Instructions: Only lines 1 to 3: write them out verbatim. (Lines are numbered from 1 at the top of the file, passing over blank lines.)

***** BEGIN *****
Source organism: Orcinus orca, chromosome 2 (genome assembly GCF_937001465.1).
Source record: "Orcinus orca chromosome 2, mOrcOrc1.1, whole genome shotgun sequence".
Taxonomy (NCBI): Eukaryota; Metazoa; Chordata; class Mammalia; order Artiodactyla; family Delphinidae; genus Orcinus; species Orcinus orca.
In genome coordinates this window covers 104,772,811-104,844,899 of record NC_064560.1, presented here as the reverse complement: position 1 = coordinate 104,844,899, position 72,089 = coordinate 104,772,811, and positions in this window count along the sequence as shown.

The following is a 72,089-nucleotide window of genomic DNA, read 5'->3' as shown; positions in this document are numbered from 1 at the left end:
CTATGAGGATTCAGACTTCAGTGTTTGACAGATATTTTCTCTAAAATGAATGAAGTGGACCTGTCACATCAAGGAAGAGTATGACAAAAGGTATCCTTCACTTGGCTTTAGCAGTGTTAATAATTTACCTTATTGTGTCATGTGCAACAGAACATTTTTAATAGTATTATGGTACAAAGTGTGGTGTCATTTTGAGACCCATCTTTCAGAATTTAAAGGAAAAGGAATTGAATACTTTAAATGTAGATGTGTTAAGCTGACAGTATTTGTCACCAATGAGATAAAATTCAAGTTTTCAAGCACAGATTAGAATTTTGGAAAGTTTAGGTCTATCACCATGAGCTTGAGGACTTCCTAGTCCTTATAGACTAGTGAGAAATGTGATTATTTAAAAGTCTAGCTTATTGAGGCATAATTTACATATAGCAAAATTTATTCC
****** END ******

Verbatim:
Source organism: Orcinus orca, chromosome 2 (genome assembly GCF_937001465.1).
Source record: "Orcinus orca chromosome 2, mOrcOrc1.1, whole genome shotgun sequence".
Taxonomy (NCBI): Eukaryota; Metazoa; Chordata; class Mammalia; order Artiodactyla; family Delphinidae; genus Orcinus; species Orcinus orca.